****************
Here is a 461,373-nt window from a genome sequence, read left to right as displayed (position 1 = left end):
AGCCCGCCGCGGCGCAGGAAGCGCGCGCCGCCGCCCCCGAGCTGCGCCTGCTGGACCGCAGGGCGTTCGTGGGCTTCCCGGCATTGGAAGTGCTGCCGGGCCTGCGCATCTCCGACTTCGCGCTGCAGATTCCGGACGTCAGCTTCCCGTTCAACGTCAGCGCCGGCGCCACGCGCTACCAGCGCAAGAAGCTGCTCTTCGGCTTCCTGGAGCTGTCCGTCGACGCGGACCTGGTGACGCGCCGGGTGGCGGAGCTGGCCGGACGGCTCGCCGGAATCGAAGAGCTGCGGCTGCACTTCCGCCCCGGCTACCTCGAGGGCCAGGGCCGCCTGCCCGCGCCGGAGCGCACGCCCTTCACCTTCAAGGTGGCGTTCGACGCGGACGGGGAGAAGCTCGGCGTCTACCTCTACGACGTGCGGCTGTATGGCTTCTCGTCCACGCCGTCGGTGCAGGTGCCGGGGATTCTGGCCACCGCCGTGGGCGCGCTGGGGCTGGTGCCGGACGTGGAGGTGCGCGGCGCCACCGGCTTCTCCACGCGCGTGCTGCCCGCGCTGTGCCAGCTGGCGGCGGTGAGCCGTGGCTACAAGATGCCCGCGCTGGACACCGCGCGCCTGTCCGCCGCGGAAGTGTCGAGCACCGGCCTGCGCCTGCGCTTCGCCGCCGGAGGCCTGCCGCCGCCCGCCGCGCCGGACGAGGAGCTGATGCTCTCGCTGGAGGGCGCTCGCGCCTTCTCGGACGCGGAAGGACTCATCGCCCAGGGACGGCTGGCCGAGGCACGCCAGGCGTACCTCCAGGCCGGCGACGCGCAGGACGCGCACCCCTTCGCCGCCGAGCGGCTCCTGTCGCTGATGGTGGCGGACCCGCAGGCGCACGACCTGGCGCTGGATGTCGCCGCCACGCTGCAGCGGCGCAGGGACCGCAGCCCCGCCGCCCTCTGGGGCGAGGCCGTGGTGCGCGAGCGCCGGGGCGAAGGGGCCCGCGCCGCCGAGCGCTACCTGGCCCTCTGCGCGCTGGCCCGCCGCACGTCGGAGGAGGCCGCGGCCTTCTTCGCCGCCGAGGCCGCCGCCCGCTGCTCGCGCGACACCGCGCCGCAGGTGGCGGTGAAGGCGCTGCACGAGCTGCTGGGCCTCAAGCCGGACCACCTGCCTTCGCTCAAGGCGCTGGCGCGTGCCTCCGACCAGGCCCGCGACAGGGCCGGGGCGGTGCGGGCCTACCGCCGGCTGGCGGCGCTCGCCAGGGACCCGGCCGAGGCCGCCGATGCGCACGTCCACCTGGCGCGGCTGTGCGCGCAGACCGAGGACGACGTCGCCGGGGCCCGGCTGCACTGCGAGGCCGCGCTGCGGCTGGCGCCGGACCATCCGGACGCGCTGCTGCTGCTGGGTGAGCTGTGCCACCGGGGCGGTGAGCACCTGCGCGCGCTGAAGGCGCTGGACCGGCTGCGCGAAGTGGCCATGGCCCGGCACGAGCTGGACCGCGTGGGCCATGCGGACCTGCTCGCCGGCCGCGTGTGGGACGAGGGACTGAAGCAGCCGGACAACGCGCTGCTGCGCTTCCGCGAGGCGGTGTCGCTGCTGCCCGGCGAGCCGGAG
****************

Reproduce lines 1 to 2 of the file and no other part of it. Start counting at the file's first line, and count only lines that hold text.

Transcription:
Here is a 461,373-nt window from a genome sequence, read left to right as displayed (position 1 = left end):
AGCCCGCCGCGGCGCAGGAAGCGCGCGCCGCCGCCCCCGAGCTGCGCCTGCTGGACCGCAGGGCGTTCGTGGGCTTCCCGGCATTGGAAGTGCTGCCGGGCCTGCGCATCTCCGACTTCGCGCTGCAGATTCCGGACGTCAGCTTCCCGTTCAACGTCAGCGCCGGCGCCACGCGCTACCAGCGCAAGAAGCTGCTCTTCGGCTTCCTGGAGCTGTCCGTCGACGCGGACCTGGTGACGCGCCGGGTGGCGGAGCTGGCCGGACGGCTCGCCGGAATCGAAGAGCTGCGGCTGCACTTCCGCCCCGGCTACCTCGAGGGCCAGGGCCGCCTGCCCGCGCCGGAGCGCACGCCCTTCACCTTCAAGGTGGCGTTCGACGCGGACGGGGAGAAGCTCGGCGTCTACCTCTACGACGTGCGGCTGTATGGCTTCTCGTCCACGCCGTCGGTGCAGGTGCCGGGGATTCTGGCCACCGCCGTGGGCGCGCTGGGGCTGGTGCCGGACGTGGAGGTGCGCGGCGCCACCGGCTTCTCCACGCGCGTGCTGCCCGCGCTGTGCCAGCTGGCGGCGGTGAGCCGTGGCTACAAGATGCCCGCGCTGGACACCGCGCGCCTGTCCGCCGCGGAAGTGTCGAGCACCGGCCTGCGCCTGCGCTTCGCCGCCGGAGGCCTGCCGCCGCCCGCCGCGCCGGACGAGGAGCTGATGCTCTCGCTGGAGGGCGCTCGCGCCTTCTCGGACGCGGAAGGACTCATCGCCCAGGGACGGCTGGCCGAGGCACGCCAGGCGTACCTCCAGGCCGGCGACGCGCAGGACGCGCACCCCTTCGCCGCCGAGCGGCTCCTGTCGCTGATGGTGGCGGACCCGCAGGCGCACGACCTGGCGCTGGATGTCGCCGCCACGCTGCAGCGGCGCAGGGACCGCAGCCCCGCCGCCCTCTGGGGCGAGGCCGTGGTGCGCGAGCGCCGGGGCGAAGGGGCCCGCGCCGCCGAGCGCTACCTGGCCCTCTGCGCGCTGGCCCGCCGCACGTCGGAGGAGGCCGCGGCCTTCTTCGCCGCCGAGGCCGCCGCCCGCTGCTCGCGCGACACCGCGCCGCAGGTGGCGGTGAAGGCGCTGCACGAGCTGCTGGGCCTCAAGCCGGACCACCTGCCTTCGCTCAAGGCGCTGGCGCGTGCCTCCGACCAGGCCCGCGACAGGGCCGGGGCGGTGCGGGCCTACCGCCGGCTGGCGGCGCTCGCCAGGGACCCGGCCGAGGCCGCCGATGCGCACGTCCACCTGGCGCGGCTGTGCGCGCAGACCGAGGACGACGTCGCCGGGGCCCGGCTGCACTGCGAGGCCGCGCTGCGGCTGGCGCCGGACCATCCGGACGCGCTGCTGCTGCTGGGTGAGCTGTGCCACCGGGGCGGTGAGCACCTGCGCGCGCTGAAGGCGCTGGACCGGCTGCGCGAAGTGGCCATGGCCCGGCACGAGCTGGACCGCGTGGGCCATGCGGACCTGCTCGCCGGCCGCGTGTGGGACGAGGGACTGAAGCAGCCGGACAACGCGCTGCTGCGCTTCCGCGAGGCGGTGTCGCTGCTGCCCGGCGAGCCGGAG